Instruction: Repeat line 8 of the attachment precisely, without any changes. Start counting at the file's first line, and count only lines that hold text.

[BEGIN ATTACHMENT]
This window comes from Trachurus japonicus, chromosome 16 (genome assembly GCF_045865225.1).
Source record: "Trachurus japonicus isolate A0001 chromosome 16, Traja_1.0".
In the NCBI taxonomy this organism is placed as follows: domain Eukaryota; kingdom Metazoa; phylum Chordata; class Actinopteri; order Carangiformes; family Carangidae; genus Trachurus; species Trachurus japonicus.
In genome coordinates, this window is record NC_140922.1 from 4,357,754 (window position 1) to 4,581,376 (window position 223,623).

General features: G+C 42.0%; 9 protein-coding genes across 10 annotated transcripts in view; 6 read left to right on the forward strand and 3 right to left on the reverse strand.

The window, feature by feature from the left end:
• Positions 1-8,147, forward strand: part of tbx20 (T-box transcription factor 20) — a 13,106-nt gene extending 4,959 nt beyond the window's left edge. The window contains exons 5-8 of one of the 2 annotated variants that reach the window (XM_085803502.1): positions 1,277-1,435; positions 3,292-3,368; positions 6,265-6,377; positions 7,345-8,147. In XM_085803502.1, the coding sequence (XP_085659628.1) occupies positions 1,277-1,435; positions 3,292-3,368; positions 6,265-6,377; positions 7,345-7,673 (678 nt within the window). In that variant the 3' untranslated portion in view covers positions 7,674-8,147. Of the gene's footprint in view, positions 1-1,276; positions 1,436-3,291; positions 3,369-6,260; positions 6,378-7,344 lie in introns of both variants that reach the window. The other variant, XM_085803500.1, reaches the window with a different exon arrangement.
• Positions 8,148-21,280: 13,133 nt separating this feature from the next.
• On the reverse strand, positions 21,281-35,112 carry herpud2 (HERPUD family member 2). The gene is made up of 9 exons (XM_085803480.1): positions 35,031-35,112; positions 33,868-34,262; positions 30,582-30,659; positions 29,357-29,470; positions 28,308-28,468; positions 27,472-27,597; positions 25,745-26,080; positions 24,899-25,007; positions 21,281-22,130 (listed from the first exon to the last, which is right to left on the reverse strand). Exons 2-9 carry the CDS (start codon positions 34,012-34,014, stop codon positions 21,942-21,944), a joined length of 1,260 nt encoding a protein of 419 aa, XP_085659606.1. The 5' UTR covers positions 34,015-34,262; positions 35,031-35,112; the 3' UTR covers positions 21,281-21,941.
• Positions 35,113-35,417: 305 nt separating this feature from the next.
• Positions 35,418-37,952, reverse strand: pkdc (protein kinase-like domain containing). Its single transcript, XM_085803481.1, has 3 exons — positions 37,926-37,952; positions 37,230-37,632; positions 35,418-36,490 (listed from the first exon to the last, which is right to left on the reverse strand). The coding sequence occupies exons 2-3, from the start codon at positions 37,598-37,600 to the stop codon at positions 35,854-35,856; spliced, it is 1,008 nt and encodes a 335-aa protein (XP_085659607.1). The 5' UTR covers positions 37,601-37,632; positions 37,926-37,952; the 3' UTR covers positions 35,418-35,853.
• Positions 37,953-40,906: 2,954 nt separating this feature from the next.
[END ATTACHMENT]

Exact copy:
• Positions 8,148-21,280: 13,133 nt separating this feature from the next.